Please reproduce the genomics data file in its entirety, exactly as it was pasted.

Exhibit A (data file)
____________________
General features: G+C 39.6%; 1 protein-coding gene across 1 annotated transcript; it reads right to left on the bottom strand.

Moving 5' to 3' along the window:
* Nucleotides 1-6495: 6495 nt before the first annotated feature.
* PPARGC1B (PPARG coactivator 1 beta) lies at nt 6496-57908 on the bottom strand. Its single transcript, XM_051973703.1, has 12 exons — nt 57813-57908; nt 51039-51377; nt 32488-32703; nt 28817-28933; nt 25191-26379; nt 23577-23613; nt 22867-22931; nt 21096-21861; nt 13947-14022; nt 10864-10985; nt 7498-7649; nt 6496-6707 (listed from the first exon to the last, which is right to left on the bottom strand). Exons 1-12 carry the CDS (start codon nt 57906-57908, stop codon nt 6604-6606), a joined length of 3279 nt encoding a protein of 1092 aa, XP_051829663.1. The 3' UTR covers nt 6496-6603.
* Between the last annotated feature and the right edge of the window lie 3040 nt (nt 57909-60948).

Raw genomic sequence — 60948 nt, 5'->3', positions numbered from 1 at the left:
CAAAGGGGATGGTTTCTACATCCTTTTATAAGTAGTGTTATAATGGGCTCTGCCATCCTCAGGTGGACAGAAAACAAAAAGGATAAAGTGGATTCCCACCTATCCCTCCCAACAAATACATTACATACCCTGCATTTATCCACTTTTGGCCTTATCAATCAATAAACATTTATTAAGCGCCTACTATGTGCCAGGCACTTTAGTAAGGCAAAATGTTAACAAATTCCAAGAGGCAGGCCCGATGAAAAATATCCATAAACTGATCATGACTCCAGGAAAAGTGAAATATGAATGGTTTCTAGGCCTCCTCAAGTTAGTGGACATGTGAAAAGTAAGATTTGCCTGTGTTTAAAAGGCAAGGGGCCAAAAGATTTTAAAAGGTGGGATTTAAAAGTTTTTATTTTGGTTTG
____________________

General features: G+C 39.6%; 1 protein-coding gene across 1 annotated transcript; it reads right to left on the bottom strand.

Moving 5' to 3' along the window:
* Nucleotides 1-6495: 6495 nt before the first annotated feature.
* PPARGC1B (PPARG coactivator 1 beta) lies at nt 6496-57908 on the bottom strand. Its single transcript, XM_051973703.1, has 12 exons — nt 57813-57908; nt 51039-51377; nt 32488-32703; nt 28817-28933; nt 25191-26379; nt 23577-23613; nt 22867-22931; nt 21096-21861; nt 13947-14022; nt 10864-10985; nt 7498-7649; nt 6496-6707 (listed from the first exon to the last, which is right to left on the bottom strand). Exons 1-12 carry the CDS (start codon nt 57906-57908, stop codon nt 6604-6606), a joined length of 3279 nt encoding a protein of 1092 aa, XP_051829663.1. The 3' UTR covers nt 6496-6603.
* Between the last annotated feature and the right edge of the window lie 3040 nt (nt 57909-60948).

Raw genomic sequence — 60948 nt, 5'->3', positions numbered from 1 at the left:
CAAAGGGGATGGTTTCTACATCCTTTTATAAGTAGTGTTATAATGGGCTCTGCCATCCTCAGGTGGACAGAAAACAAAAAGGATAAAGTGGATTCCCACCTATCCCTCCCAACAAATACATTACATACCCTGCATTTATCCACTTTTGGCCTTATCAATCAATAAACATTTATTAAGCGCCTACTATGTGCCAGGCACTTTAGTAAGGCAAAATGTTAACAAATTCCAAGAGGCAGGCCCGATGAAAAATATCCATAAACTGATCATGACTCCAGGAAAAGTGAAATATGAATGGTTTCTAGGCCTCCTCAAGTTAGTGGACATGTGAAAAGTAAGATTTGCCTGTGTTTAAAAGGCAAGGGGCCAAAAGATTTTAAAAGGTGGGATTTAAAAGTTTTTATTTTGGTTTG